JSON Schema Article

Please note: This article is only available in English.
After a long time I finally published another article on the CodeProject.

Recently, I was more busy with paid work and FOSS than writing articles or giving talks. I am not sure if this will change soon, but at least a stroke of activity in these areas would be nice from time to time.

One article that I had in the making for quite some while now was about JSON schema. Unfortunately, it is quite outdated now. Since the time of writing (January 2017) two more specifications have been officially published (v6 and v7). The article only covers v3 and v4. I will try to update the article in the next couple of days. Furthermore, I will also add the source code that should be delivered together with it. The source code contains a small sample application in form of a WPF JSON Editor working against some schema. This was just use to back up the point that the most powerful combination is a partially generic UI with a JSON Schema definition in the background.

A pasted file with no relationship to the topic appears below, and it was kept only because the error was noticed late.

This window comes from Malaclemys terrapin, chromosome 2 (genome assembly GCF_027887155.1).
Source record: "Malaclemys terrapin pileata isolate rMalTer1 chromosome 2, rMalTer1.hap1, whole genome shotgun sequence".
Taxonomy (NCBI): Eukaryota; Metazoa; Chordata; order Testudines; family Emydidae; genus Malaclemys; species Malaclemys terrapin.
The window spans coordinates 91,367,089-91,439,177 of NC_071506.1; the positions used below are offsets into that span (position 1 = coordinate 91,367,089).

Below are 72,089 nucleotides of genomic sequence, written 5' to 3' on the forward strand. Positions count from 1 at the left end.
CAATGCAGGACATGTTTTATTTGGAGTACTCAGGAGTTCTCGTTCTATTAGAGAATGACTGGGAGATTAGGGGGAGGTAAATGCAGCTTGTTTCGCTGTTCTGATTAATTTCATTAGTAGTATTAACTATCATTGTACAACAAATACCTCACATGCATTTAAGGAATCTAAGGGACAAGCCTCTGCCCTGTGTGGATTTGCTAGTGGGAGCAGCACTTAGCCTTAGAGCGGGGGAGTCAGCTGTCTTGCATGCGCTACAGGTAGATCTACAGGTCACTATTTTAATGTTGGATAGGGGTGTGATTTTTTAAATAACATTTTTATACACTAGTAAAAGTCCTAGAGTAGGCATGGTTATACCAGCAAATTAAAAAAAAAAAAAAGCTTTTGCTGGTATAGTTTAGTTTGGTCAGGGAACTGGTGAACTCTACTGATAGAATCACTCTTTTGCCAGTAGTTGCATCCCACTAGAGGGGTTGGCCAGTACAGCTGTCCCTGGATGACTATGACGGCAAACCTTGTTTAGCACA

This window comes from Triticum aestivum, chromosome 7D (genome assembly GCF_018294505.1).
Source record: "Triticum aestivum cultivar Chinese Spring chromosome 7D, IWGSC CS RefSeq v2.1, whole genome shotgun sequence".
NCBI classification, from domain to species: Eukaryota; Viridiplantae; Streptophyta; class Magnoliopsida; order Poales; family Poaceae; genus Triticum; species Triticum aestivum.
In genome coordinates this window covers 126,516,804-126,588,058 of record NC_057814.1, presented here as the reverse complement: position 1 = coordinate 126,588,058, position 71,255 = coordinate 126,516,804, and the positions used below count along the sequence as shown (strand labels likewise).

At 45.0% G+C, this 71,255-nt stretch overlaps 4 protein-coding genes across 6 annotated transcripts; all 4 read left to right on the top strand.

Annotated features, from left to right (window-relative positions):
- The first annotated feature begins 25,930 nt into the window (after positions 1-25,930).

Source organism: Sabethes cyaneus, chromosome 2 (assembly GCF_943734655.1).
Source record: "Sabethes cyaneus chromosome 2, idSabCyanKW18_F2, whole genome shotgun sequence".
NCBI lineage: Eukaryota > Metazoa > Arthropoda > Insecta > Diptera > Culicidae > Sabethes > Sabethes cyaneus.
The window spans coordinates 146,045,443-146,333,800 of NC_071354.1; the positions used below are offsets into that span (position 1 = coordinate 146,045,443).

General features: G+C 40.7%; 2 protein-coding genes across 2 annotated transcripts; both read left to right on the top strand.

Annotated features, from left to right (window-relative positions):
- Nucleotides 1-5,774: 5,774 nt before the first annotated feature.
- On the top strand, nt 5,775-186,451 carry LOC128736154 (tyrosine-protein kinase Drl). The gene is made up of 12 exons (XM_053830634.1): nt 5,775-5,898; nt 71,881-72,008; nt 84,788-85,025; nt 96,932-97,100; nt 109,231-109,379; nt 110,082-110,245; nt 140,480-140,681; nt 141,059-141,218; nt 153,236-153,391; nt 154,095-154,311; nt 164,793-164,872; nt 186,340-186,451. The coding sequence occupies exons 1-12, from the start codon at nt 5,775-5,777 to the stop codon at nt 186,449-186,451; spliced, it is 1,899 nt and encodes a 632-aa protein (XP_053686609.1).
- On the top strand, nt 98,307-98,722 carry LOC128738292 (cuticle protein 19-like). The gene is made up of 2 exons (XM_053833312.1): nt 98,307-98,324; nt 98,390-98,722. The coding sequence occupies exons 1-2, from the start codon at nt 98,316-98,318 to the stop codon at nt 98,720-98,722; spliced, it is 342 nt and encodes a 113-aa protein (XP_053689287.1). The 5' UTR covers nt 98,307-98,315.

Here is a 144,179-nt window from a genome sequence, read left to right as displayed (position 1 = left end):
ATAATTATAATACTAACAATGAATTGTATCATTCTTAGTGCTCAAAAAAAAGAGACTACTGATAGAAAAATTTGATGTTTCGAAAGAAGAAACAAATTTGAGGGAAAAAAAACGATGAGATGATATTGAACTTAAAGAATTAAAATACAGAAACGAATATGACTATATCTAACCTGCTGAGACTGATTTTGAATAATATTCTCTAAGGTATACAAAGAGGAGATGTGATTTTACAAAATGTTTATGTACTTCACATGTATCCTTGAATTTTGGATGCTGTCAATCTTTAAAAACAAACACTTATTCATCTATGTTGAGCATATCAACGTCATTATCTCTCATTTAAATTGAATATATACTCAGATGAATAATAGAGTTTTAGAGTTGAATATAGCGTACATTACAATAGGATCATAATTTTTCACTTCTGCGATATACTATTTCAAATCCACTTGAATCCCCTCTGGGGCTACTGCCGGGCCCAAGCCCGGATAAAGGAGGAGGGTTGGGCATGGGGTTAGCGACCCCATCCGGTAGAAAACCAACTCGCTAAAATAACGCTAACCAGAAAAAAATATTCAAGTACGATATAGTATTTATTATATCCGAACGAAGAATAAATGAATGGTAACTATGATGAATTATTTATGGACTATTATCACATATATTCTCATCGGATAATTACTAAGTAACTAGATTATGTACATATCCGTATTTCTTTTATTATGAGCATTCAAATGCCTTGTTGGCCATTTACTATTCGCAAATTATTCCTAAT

The advantage of creating a dedicated config editor seems obvious. The additional way to make it partially flexible (at least under the hood) does not seem so obvious. From personal experience, though, I can tell you that it offers really nice advantages, such as being able to have a consistent UI without thinking about particular scenarios. Likewise, the schema can be fairly easily updated (e.g., it could be placed on some server with local caching), which would also update the UI. No application update required. Last, but not least - maybe our configuration files appear in multiple versions. Having each version being associated with its own schema does not require any UI changes; it magically follows the possibilities of each file.

Personally, I found JSON Schema to be a tool that is needed on many occasions. In the web (open API specifications, TypeScript runtime evaluations, ...) or on standard applications (configuration files, ...).

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